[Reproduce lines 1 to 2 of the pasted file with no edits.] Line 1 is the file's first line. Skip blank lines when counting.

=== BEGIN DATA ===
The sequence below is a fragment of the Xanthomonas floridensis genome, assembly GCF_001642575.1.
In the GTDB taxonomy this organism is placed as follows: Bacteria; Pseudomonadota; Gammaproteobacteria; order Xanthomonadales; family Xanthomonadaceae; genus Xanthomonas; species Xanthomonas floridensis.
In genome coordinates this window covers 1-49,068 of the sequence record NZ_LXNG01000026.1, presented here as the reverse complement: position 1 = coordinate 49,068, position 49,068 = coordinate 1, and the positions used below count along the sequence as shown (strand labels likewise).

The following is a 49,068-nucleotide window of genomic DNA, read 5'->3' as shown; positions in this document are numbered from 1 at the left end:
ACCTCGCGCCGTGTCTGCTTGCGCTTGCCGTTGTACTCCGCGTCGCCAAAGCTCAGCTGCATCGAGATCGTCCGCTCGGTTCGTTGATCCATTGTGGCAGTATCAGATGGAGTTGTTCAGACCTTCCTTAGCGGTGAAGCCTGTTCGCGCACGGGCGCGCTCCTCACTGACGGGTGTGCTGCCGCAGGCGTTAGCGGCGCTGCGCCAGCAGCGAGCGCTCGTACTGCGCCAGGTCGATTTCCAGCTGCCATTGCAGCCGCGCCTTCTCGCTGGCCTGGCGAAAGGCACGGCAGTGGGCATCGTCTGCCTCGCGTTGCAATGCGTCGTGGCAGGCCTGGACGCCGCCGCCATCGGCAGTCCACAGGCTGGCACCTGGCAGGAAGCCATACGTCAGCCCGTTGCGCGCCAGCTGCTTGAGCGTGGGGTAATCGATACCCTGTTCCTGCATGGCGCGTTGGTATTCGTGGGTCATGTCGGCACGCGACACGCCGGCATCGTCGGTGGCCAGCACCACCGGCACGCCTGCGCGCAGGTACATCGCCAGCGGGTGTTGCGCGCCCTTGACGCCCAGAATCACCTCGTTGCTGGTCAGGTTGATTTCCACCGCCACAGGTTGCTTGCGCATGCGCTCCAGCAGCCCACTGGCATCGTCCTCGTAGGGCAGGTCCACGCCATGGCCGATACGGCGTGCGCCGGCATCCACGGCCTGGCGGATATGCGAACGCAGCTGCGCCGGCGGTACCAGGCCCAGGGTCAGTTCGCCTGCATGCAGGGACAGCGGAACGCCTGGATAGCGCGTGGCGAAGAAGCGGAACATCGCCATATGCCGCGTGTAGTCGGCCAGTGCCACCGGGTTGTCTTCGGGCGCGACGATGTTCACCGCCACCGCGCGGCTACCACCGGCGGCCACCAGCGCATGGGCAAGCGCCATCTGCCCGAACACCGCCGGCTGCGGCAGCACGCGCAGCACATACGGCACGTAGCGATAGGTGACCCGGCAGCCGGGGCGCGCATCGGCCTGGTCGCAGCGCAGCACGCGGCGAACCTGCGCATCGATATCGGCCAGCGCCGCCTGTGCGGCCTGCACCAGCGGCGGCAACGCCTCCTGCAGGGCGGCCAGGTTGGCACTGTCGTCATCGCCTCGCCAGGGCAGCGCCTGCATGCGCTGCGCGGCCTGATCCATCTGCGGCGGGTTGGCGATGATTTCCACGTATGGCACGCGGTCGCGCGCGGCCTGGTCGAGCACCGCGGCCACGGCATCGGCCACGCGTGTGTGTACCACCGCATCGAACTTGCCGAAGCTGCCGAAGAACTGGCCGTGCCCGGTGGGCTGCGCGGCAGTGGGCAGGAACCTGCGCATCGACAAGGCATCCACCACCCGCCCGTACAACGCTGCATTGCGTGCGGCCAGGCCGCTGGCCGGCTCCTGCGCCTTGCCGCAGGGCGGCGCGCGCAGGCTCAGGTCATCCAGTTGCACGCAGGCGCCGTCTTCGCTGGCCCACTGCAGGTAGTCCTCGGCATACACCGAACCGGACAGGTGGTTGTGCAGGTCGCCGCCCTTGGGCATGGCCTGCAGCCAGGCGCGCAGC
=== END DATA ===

The sequence below is a fragment of the Xanthomonas floridensis genome, assembly GCF_001642575.1.
In the GTDB taxonomy this organism is placed as follows: Bacteria; Pseudomonadota; Gammaproteobacteria; order Xanthomonadales; family Xanthomonadaceae; genus Xanthomonas; species Xanthomonas floridensis.